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Natural Law Vs. Positive Law

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Natural Law VS. Positive Law

Laws are rules established by a governing authority to organize and maintain orderly existence. It can generally be divided into two principles: Natural law, which is based on the divine, and Positive law which states that laws are what the lawmakers command. Throughout history many philosophers have come to be linked to either branch of law. Philosophers such as Aristotle advocated Natural law, while others, such as Thomas Hobbes, supported Positive law. Each provided strong notions that helped form modern day law.

Aristotle believed that because humans are capable of a higher level of thinking that they could therefore judge for themselves. This is also known as rationalism. He was committed to his belief that because of our higher level of thinking, humans are capable of obtaining true happiness. He believed that the sole purpose for law was to make people happy. Any law that served towards the betterment of the people was therefore just, and any law that made people unhappy was unjust and ought to be disobeyed and debated over in order to satisfy all. He felt that the reason behind unjust laws was their grounds were flawed and were unable to serve justice.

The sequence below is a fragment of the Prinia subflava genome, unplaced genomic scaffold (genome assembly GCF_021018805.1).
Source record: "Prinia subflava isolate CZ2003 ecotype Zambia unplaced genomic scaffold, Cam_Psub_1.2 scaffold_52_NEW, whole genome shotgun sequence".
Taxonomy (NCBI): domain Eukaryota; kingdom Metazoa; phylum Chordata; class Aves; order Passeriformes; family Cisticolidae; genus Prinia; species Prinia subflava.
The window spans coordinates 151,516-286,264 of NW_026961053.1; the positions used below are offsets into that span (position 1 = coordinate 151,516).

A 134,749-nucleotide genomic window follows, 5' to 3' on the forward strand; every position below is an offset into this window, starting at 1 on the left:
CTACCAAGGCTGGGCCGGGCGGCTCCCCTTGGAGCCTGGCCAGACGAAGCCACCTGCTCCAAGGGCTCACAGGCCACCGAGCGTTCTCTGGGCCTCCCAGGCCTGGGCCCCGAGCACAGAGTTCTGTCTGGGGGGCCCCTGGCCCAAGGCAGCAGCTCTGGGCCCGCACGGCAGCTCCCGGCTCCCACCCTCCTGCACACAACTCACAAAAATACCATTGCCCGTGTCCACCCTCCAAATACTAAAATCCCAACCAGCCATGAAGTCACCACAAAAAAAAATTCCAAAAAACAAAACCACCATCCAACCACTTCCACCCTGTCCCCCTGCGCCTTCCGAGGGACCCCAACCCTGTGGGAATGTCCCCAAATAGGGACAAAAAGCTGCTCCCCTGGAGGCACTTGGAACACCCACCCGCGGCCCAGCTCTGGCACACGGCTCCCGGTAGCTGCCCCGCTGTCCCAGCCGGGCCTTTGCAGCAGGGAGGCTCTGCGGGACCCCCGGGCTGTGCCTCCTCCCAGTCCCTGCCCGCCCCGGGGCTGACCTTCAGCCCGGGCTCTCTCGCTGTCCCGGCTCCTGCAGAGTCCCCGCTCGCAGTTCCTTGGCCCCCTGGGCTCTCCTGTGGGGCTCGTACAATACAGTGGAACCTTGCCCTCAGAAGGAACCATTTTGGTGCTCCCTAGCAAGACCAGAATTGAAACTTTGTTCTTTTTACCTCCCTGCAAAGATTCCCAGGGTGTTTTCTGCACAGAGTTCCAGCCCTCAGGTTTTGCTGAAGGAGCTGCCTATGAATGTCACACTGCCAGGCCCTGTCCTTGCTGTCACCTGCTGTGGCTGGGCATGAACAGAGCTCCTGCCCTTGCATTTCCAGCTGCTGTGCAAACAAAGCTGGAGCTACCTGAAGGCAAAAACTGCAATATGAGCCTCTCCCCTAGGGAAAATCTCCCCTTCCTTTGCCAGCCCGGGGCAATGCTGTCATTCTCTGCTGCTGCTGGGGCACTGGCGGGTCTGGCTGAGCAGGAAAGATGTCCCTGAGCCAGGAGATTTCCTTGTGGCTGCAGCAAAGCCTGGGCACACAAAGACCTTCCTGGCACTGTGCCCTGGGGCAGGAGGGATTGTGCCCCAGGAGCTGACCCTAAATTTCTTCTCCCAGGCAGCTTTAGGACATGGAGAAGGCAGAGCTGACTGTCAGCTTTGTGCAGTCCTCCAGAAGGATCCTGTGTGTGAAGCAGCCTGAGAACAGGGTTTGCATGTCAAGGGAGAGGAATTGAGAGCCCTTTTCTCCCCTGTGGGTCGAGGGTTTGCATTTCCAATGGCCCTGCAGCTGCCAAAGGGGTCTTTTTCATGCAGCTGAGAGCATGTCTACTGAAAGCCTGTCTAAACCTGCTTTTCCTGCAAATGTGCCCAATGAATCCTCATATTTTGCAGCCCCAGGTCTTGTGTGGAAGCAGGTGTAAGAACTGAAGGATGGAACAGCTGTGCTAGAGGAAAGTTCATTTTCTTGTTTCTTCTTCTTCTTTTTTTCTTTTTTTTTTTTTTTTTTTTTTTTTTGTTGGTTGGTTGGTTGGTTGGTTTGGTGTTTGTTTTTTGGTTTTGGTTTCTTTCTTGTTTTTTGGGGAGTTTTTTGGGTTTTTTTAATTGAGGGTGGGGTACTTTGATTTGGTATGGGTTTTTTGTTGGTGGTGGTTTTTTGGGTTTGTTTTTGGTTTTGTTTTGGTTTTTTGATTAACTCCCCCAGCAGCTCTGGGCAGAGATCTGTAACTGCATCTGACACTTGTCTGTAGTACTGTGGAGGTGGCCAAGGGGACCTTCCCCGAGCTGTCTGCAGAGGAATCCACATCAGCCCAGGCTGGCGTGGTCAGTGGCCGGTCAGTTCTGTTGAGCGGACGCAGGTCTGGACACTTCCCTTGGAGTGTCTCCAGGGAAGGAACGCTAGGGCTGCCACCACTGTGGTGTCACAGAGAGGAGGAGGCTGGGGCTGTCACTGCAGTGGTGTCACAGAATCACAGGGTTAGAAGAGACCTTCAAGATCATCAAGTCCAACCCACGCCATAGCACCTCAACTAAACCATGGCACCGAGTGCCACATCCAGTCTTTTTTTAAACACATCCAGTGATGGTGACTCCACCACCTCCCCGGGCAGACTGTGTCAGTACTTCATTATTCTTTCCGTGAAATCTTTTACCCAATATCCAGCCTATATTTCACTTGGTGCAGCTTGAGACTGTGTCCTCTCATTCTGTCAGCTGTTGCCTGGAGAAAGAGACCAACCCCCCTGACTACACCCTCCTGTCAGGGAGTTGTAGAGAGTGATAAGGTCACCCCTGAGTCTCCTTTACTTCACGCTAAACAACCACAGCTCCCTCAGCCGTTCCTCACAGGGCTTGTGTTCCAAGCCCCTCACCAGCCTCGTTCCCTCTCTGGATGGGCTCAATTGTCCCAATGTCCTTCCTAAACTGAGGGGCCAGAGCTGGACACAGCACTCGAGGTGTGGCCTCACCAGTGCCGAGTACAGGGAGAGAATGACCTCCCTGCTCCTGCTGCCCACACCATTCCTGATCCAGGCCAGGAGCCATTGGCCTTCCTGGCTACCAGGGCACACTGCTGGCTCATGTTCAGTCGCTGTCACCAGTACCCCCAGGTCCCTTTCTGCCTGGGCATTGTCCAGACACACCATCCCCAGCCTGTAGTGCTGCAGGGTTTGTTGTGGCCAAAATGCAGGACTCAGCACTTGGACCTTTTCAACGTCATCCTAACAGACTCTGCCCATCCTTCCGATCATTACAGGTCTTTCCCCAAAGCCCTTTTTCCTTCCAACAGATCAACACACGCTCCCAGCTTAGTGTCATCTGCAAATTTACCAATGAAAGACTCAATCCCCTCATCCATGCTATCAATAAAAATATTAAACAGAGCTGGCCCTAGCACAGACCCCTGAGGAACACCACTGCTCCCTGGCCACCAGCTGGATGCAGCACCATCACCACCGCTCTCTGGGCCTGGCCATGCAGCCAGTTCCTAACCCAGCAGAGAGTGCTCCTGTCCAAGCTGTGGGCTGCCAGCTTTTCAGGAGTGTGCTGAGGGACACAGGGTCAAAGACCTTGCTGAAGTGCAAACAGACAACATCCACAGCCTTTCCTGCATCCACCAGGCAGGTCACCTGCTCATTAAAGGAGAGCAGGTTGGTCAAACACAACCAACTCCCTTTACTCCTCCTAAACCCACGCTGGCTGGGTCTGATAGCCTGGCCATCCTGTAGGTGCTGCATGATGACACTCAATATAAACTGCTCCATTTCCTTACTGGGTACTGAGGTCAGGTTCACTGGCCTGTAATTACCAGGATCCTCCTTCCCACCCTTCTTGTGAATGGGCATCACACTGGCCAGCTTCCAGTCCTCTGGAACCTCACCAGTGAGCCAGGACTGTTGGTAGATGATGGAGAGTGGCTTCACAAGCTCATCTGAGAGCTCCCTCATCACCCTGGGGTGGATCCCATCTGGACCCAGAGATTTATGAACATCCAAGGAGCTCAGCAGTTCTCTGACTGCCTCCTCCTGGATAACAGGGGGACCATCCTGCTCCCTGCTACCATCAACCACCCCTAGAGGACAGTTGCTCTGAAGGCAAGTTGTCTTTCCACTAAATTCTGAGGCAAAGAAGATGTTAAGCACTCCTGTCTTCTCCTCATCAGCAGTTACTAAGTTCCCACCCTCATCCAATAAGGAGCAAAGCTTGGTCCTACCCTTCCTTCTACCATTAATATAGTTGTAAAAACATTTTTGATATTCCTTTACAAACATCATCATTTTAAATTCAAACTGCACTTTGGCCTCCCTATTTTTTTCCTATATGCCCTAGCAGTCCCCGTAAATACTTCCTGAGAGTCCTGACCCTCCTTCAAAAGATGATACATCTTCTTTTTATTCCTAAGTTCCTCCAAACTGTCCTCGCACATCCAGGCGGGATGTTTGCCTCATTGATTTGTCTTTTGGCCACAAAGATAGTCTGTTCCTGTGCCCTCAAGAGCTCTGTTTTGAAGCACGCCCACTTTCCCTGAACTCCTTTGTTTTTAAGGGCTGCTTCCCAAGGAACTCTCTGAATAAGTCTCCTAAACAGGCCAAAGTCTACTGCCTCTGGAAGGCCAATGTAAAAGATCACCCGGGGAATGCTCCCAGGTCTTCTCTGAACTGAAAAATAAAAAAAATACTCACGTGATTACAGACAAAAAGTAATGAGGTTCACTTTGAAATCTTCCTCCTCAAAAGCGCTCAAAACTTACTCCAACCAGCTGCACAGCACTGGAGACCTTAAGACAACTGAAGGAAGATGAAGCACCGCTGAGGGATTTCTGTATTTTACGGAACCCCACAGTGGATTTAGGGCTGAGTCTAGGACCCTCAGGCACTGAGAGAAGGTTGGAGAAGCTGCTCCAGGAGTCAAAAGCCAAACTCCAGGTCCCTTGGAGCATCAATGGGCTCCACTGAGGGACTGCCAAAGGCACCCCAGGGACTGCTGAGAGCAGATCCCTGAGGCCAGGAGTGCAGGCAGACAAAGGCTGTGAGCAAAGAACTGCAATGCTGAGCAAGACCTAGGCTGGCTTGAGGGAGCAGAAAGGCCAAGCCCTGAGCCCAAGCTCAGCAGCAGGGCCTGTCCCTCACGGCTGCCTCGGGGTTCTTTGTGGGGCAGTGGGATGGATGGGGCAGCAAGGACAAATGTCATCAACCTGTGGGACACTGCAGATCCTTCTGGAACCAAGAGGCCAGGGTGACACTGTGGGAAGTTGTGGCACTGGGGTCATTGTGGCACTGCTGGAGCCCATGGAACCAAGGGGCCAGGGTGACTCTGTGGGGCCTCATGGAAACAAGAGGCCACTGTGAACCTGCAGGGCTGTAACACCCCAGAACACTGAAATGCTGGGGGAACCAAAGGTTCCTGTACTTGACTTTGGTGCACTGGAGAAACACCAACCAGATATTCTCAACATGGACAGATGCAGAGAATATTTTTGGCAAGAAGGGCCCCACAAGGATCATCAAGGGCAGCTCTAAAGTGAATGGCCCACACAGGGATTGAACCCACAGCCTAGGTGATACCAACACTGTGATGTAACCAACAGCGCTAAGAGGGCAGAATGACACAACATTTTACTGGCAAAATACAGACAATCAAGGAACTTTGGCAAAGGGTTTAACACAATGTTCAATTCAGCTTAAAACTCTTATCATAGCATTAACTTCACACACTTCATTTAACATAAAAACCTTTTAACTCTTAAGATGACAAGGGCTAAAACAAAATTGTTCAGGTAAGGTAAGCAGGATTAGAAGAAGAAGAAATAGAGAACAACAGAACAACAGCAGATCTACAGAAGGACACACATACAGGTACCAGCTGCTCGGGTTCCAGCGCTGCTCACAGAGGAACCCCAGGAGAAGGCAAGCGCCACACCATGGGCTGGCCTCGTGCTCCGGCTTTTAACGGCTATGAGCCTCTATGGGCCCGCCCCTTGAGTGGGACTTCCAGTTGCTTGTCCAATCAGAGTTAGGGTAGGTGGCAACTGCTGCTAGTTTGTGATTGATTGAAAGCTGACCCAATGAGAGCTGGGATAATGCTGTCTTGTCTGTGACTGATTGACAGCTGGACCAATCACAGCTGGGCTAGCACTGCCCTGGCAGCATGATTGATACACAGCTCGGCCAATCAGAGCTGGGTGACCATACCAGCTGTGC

Aristotle's perception of justice was associated with laws that made the majority happy; only if the people were happy could justice ever be served. This view contrasts

that of Thomas Hobbes whose standpoint reflected Positive law. In conflicting with Aristotle's belief that humans can govern themselves due do rationalization, Hobbes believed that humans are violent and war like and that they have a right to all things. He was dedicated in his theory that Natural law grants too much freedom to humans. Hobbes argued that a governing body was necessary to control society by enforcing laws and deciding through law what was morally right and wrong. He felt that people could reach happiness and justice, but only with the presence of law to act as a guide. "The rights



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